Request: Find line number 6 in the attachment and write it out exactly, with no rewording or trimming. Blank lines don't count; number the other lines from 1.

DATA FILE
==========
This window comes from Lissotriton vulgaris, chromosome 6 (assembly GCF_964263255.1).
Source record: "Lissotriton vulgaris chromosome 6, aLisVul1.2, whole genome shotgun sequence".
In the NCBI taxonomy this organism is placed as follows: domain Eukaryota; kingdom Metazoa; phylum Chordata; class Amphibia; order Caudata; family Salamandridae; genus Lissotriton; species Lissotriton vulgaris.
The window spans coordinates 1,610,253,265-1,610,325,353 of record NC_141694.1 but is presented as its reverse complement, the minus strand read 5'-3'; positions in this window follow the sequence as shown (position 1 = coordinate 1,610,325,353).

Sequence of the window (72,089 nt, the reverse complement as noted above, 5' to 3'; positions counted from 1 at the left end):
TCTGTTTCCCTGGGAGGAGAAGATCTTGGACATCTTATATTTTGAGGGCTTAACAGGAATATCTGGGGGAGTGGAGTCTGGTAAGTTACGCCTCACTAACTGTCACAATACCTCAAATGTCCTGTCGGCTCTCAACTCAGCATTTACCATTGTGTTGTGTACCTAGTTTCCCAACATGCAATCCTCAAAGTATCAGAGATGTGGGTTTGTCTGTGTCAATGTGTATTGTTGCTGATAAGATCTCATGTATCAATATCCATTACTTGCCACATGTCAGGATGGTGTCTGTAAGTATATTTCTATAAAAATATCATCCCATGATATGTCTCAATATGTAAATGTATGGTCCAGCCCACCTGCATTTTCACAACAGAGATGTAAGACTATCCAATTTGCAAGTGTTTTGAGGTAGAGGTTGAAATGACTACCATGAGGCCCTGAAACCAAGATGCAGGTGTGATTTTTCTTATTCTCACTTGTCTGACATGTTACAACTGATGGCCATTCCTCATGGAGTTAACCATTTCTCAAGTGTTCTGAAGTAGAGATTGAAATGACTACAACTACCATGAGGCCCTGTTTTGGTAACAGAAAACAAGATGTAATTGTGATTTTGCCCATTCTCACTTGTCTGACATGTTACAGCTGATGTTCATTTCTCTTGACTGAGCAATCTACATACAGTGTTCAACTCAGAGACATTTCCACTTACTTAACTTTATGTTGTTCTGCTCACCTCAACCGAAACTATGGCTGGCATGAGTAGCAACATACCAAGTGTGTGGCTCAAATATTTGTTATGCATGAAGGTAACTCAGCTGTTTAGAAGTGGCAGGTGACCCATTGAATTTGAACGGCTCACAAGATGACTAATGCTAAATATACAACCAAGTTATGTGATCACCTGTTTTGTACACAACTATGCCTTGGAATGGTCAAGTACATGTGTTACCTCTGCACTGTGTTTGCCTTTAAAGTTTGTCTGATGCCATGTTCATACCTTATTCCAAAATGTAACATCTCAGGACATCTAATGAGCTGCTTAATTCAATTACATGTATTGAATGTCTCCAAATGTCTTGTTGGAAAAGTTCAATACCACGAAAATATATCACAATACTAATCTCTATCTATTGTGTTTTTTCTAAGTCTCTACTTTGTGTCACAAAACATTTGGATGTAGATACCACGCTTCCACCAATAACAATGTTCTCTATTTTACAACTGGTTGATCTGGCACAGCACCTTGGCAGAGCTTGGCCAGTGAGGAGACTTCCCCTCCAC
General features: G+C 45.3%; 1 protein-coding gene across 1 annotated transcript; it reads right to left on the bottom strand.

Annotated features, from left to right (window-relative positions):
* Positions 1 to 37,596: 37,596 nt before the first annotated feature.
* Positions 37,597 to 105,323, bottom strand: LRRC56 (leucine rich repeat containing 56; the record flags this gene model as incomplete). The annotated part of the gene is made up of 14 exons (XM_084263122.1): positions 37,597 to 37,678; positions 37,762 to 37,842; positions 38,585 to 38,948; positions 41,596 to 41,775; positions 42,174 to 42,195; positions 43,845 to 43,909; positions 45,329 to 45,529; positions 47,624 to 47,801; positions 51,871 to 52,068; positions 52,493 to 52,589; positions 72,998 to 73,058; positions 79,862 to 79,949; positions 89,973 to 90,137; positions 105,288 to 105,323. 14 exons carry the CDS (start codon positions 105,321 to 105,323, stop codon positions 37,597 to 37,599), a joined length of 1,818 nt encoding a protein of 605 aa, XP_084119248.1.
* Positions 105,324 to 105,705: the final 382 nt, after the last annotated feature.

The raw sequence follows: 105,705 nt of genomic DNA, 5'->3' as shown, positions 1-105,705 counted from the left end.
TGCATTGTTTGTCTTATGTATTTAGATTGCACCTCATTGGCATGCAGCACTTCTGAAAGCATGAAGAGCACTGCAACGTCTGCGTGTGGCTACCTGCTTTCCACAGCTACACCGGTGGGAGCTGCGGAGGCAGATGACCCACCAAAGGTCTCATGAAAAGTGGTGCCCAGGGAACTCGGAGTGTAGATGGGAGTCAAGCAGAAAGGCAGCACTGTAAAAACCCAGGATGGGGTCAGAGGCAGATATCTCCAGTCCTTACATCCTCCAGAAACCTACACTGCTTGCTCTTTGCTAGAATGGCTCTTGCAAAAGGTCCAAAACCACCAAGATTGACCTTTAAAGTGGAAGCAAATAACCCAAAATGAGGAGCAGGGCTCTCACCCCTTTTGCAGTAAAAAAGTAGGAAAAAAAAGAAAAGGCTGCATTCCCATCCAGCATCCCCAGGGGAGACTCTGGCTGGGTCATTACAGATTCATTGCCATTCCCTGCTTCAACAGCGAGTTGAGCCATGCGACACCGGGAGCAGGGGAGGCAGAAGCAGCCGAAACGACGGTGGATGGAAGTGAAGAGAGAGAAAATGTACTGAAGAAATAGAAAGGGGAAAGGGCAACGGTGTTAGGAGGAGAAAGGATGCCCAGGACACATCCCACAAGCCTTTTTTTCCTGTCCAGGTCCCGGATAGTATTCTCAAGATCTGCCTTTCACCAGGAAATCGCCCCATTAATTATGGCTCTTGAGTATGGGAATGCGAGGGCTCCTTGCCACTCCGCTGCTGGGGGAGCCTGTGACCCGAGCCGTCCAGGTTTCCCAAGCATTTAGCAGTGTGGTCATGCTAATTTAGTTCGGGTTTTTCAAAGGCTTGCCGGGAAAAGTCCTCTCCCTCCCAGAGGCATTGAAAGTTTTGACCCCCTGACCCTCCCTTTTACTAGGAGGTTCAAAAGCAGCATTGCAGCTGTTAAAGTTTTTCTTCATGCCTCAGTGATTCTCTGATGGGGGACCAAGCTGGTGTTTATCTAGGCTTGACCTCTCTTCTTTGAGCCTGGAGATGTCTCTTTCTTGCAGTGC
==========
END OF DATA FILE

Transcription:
TCTGTTTCCCTGGGAGGAGAAGATCTTGGACATCTTATATTTTGAGGGCTTAACAGGAATATCTGGGGGAGTGGAGTCTGGTAAGTTACGCCTCACTAACTGTCACAATACCTCAAATGTCCTGTCGGCTCTCAACTCAGCATTTACCATTGTGTTGTGTACCTAGTTTCCCAACATGCAATCCTCAAAGTATCAGAGATGTGGGTTTGTCTGTGTCAATGTGTATTGTTGCTGATAAGATCTCATGTATCAATATCCATTACTTGCCACATGTCAGGATGGTGTCTGTAAGTATATTTCTATAAAAATATCATCCCATGATATGTCTCAATATGTAAATGTATGGTCCAGCCCACCTGCATTTTCACAACAGAGATGTAAGACTATCCAATTTGCAAGTGTTTTGAGGTAGAGGTTGAAATGACTACCATGAGGCCCTGAAACCAAGATGCAGGTGTGATTTTTCTTATTCTCACTTGTCTGACATGTTACAACTGATGGCCATTCCTCATGGAGTTAACCATTTCTCAAGTGTTCTGAAGTAGAGATTGAAATGACTACAACTACCATGAGGCCCTGTTTTGGTAACAGAAAACAAGATGTAATTGTGATTTTGCCCATTCTCACTTGTCTGACATGTTACAGCTGATGTTCATTTCTCTTGACTGAGCAATCTACATACAGTGTTCAACTCAGAGACATTTCCACTTACTTAACTTTATGTTGTTCTGCTCACCTCAACCGAAACTATGGCTGGCATGAGTAGCAACATACCAAGTGTGTGGCTCAAATATTTGTTATGCATGAAGGTAACTCAGCTGTTTAGAAGTGGCAGGTGACCCATTGAATTTGAACGGCTCACAAGATGACTAATGCTAAATATACAACCAAGTTATGTGATCACCTGTTTTGTACACAACTATGCCTTGGAATGGTCAAGTACATGTGTTACCTCTGCACTGTGTTTGCCTTTAAAGTTTGTCTGATGCCATGTTCATACCTTATTCCAAAATGTAACATCTCAGGACATCTAATGAGCTGCTTAATTCAATTACATGTATTGAATGTCTCCAAATGTCTTGTTGGAAAAGTTCAATACCACGAAAATATATCACAATACTAATCTCTATCTATTGTGTTTTTTCTAAGTCTCTACTTTGTGTCACAAAACATTTGGATGTAGATACCACGCTTCCACCAATAACAATGTTCTCTATTTTACAACTGGTTGATCTGGCACAGCACCTTGGCAGAGCTTGGCCAGTGAGGAGACTTCCCCTCCAC